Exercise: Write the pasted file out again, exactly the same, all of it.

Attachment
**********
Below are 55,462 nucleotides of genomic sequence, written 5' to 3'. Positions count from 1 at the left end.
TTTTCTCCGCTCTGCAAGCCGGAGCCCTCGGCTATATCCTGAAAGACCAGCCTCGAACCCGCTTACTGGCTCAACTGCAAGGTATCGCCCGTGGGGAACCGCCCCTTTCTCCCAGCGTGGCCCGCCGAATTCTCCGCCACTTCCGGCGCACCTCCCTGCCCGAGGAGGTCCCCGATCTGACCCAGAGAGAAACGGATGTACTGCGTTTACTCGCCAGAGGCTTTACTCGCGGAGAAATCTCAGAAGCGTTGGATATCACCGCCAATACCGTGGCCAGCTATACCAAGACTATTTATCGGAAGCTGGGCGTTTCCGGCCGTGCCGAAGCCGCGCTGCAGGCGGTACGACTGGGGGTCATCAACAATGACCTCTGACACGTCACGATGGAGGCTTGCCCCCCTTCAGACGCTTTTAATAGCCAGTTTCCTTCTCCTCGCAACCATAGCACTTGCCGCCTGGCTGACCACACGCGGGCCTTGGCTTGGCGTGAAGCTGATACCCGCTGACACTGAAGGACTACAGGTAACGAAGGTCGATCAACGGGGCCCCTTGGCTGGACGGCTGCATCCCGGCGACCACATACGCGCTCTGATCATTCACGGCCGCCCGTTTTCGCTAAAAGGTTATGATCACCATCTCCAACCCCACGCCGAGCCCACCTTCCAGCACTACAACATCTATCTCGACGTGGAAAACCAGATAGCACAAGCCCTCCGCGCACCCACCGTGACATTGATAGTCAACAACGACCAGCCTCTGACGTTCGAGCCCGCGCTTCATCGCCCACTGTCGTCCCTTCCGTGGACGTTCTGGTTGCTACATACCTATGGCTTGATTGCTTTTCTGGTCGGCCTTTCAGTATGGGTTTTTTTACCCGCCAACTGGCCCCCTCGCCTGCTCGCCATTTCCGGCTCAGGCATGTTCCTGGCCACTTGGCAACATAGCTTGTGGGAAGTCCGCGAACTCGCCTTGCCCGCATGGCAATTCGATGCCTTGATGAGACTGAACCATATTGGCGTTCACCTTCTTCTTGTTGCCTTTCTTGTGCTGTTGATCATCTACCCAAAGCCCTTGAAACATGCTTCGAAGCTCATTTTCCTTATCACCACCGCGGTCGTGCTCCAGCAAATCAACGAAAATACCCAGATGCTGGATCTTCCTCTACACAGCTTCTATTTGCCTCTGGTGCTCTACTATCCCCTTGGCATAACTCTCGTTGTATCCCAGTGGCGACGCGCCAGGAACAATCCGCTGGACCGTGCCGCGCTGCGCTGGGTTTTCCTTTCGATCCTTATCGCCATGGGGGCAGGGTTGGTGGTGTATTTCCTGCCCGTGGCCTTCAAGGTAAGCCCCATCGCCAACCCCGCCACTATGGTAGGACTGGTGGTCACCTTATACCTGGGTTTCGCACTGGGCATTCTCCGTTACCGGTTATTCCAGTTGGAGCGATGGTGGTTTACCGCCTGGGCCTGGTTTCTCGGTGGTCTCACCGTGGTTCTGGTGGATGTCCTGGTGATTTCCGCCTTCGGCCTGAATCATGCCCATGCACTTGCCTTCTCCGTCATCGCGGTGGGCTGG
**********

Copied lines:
Below are 55,462 nucleotides of genomic sequence, written 5' to 3'. Positions count from 1 at the left end.
TTTTCTCCGCTCTGCAAGCCGGAGCCCTCGGCTATATCCTGAAAGACCAGCCTCGAACCCGCTTACTGGCTCAACTGCAAGGTATCGCCCGTGGGGAACCGCCCCTTTCTCCCAGCGTGGCCCGCCGAATTCTCCGCCACTTCCGGCGCACCTCCCTGCCCGAGGAGGTCCCCGATCTGACCCAGAGAGAAACGGATGTACTGCGTTTACTCGCCAGAGGCTTTACTCGCGGAGAAATCTCAGAAGCGTTGGATATCACCGCCAATACCGTGGCCAGCTATACCAAGACTATTTATCGGAAGCTGGGCGTTTCCGGCCGTGCCGAAGCCGCGCTGCAGGCGGTACGACTGGGGGTCATCAACAATGACCTCTGACACGTCACGATGGAGGCTTGCCCCCCTTCAGACGCTTTTAATAGCCAGTTTCCTTCTCCTCGCAACCATAGCACTTGCCGCCTGGCTGACCACACGCGGGCCTTGGCTTGGCGTGAAGCTGATACCCGCTGACACTGAAGGACTACAGGTAACGAAGGTCGATCAACGGGGCCCCTTGGCTGGACGGCTGCATCCCGGCGACCACATACGCGCTCTGATCATTCACGGCCGCCCGTTTTCGCTAAAAGGTTATGATCACCATCTCCAACCCCACGCCGAGCCCACCTTCCAGCACTACAACATCTATCTCGACGTGGAAAACCAGATAGCACAAGCCCTCCGCGCACCCACCGTGACATTGATAGTCAACAACGACCAGCCTCTGACGTTCGAGCCCGCGCTTCATCGCCCACTGTCGTCCCTTCCGTGGACGTTCTGGTTGCTACATACCTATGGCTTGATTGCTTTTCTGGTCGGCCTTTCAGTATGGGTTTTTTTACCCGCCAACTGGCCCCCTCGCCTGCTCGCCATTTCCGGCTCAGGCATGTTCCTGGCCACTTGGCAACATAGCTTGTGGGAAGTCCGCGAACTCGCCTTGCCCGCATGGCAATTCGATGCCTTGATGAGACTGAACCATATTGGCGTTCACCTTCTTCTTGTTGCCTTTCTTGTGCTGTTGATCATCTACCCAAAGCCCTTGAAACATGCTTCGAAGCTCATTTTCCTTATCACCACCGCGGTCGTGCTCCAGCAAATCAACGAAAATACCCAGATGCTGGATCTTCCTCTACACAGCTTCTATTTGCCTCTGGTGCTCTACTATCCCCTTGGCATAACTCTCGTTGTATCCCAGTGGCGACGCGCCAGGAACAATCCGCTGGACCGTGCCGCGCTGCGCTGGGTTTTCCTTTCGATCCTTATCGCCATGGGGGCAGGGTTGGTGGTGTATTTCCTGCCCGTGGCCTTCAAGGTAAGCCCCATCGCCAACCCCGCCACTATGGTAGGACTGGTGGTCACCTTATACCTGGGTTTCGCACTGGGCATTCTCCGTTACCGGTTATTCCAGTTGGAGCGATGGTGGTTTACCGCCTGGGCCTGGTTTCTCGGTGGTCTCACCGTGGTTCTGGTGGATGTCCTGGTGATTTCCGCCTTCGGCCTGAATCATGCCCATGCACTTGCCTTCTCCGTCATCGCGGTGGGCTGG